How should you manage the absence of employees due to long-term sickness? Our health and safety consultants answer some of your more common questions.

Managers often have concerns in terms of managing long-term absence, given the potential sensitive nature of this area and the repercussions if an employee does not manage to return to work. Common queries include the following.

  • When is an employee classed as being long-term sick?

  • Can we contact employees who are long-term sick?

  • How do we get them back to work?

  • What happens if they are too unwell to return to work at all?

  • What are the risks involved?

When is an employee classed as long-term sick?

Employees are normally considered to be classed as long-term sick once any absence has lasted for four weeks or more, although this is not a statutory time period and can be determined by the organisation themselves. However, it is the period after which GPs and employers can make a referral to the government-funded Fit for Work occupational health advice service, with the employee’s consent. Organisations should check any internal absence management procedures and ensure that these are followed.

Can we contact employees who are long-term sick?

Managers often delay making contact with employees who are sick for fear of appearing to be hounding or putting pressure on them. But employers should in fact keep in regular contact with sick employees to keep communication going during the time away from work and to show them that they have the organisation’s support and attention.

In addition to absence reporting on the part of the employee, it is advisable for the manager to hold a “welfare” meeting with such employees to discuss their absence and get an update on their state of health. This is essential for workforce planning, ie to arrange further cover if the absence is likely to continue, or to make plans for an employee’s return to work.

How do we get them back to work?

Throughout any absence, managers should discuss options with the employee that may help facilitate a return to work, such as adjustments to their duties or conditions of employment. The employer may decide that detailed medical advice is required and as such could seek signed consent from the employee to write to their medical practitioner for a confidential medical report or occupational health assessment.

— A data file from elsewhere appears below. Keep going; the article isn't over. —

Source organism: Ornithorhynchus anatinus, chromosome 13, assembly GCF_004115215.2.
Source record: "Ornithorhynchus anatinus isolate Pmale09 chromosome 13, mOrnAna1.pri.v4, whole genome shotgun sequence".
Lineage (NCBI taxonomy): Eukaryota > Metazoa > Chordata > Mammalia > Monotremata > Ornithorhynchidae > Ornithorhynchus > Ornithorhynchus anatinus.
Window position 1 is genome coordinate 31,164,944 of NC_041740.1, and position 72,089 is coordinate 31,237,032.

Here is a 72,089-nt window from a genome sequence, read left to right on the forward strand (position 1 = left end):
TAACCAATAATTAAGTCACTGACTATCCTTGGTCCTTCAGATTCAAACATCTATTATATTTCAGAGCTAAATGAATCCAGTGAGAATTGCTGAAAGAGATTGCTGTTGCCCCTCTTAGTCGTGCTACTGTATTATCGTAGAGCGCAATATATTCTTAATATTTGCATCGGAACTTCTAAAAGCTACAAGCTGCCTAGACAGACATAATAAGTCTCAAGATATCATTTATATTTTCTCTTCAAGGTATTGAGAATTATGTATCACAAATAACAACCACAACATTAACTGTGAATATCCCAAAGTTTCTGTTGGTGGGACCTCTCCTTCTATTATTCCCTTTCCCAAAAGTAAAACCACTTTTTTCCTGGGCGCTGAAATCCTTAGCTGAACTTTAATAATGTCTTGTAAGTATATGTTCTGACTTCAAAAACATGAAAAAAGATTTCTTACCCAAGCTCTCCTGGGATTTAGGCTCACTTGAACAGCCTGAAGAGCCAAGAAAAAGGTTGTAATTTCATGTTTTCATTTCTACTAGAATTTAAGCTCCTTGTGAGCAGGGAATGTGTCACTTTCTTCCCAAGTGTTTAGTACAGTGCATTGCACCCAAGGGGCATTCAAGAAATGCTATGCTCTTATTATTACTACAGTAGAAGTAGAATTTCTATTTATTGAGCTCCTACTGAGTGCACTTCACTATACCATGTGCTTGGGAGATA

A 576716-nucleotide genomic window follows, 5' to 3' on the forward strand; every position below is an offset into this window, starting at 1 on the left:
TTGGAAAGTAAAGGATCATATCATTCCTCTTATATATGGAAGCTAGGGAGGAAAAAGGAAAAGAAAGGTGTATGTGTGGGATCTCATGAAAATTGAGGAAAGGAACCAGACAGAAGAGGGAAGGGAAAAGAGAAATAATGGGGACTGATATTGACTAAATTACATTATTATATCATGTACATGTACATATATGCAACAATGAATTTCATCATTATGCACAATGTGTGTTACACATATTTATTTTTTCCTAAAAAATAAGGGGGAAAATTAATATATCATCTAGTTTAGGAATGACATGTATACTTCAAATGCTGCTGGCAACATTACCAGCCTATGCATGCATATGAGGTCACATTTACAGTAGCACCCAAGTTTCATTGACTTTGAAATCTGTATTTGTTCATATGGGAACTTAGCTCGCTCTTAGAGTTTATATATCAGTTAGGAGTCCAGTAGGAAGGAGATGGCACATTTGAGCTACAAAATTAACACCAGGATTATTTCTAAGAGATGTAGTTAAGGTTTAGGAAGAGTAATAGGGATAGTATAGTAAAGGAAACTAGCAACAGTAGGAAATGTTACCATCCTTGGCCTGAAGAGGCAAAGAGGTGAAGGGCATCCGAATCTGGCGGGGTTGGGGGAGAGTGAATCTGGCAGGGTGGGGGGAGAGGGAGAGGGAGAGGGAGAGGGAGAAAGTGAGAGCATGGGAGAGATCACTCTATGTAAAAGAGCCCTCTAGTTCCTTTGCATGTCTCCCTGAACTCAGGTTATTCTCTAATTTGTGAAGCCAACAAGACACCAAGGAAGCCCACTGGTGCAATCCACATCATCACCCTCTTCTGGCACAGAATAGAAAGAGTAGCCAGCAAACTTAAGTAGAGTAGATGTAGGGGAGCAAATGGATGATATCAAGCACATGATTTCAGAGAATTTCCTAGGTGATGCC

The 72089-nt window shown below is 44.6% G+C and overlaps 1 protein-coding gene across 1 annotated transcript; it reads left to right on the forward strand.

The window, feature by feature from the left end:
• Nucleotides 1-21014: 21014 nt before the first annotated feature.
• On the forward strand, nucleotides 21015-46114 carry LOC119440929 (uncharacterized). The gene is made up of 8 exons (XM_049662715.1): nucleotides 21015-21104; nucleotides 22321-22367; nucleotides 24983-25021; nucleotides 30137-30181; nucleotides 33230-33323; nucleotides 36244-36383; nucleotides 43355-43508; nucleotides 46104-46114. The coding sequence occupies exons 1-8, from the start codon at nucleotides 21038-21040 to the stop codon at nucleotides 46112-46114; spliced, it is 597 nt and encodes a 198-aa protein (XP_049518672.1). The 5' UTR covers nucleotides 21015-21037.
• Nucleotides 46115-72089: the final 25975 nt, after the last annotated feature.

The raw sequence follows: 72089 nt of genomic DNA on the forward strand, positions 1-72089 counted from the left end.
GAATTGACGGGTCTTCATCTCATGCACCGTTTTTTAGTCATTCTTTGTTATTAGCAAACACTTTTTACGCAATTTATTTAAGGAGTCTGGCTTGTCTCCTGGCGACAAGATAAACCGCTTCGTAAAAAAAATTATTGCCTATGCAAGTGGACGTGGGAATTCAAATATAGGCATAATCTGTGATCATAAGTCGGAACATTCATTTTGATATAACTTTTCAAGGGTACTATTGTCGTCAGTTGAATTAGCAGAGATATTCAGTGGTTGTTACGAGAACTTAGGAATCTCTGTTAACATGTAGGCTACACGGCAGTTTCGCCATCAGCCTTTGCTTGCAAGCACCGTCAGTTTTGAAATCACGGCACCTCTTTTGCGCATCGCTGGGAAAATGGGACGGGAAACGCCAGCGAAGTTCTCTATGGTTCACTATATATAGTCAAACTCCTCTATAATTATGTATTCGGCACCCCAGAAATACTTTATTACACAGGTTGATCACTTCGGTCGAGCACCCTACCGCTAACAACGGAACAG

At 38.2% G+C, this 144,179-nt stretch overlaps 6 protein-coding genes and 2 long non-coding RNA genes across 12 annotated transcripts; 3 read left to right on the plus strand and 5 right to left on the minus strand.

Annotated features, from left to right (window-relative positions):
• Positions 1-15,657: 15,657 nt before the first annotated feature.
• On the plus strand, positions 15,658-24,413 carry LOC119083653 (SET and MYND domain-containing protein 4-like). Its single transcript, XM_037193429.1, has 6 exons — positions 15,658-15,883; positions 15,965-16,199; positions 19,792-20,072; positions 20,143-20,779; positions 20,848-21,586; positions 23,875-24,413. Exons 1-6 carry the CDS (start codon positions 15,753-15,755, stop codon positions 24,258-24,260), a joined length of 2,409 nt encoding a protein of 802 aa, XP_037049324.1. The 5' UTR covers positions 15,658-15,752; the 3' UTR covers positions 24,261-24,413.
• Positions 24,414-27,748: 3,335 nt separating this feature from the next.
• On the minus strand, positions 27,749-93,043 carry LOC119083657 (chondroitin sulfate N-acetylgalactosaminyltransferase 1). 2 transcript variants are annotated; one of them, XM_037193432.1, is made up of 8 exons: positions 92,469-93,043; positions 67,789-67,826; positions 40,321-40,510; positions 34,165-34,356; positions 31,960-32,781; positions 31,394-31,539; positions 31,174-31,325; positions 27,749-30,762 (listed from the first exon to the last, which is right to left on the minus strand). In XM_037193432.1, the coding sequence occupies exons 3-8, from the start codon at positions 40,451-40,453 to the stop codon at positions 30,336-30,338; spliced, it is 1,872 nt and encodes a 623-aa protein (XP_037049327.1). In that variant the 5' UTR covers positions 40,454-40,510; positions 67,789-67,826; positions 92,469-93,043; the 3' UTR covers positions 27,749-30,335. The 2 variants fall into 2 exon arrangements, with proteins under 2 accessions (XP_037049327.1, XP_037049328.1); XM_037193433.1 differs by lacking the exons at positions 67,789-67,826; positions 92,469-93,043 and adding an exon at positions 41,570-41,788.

For employers who would like help, the newly-established Fit for Work service offers free, expert and impartial advice via its website ( and telephone line (0800 032 6235). If an employee has been off sick for at least four weeks, or looks as though they will be, employers can — with their permission — refer the employee for free to an occupational health professional who will help identify the obstacles preventing the employee from returning to work, and produce a specific Return to Work Plan.

What happens if they are too unwell to return to work at all?

If medical evidence shows that a sick employee is unlikely to return to work in the foreseeable future due to ill health, and provided there are no alternative roles or reasonable adjustments that could be made to facilitate a return, the employer may decide to arrange a capability hearing and dismiss the employee on the grounds of ill-health capability; although this would be the final step an employer takes after full consideration of the circumstances.

What are the risks involved?

Employees who are deemed to have a disability under the Equality Act 2010 are entitled to have reasonable adjustments considered by the employer, to help them at work or return to work. Failure to make reasonable adjustments could result in a disability discrimination claim. Further, employees with more than two years’ service who are either dismissed, or with whom the employer fails to keep in touch with during any long-term sickness absence, may decide to bring a claim for unfair or constructive dismissal against the employer.

Long-term absence therefore, is something that can benefit from a proactive response. If your organisation does not have a long-term absence policy and procedures in place, it is something that should be addressed.

Last reviewed 12 October 2015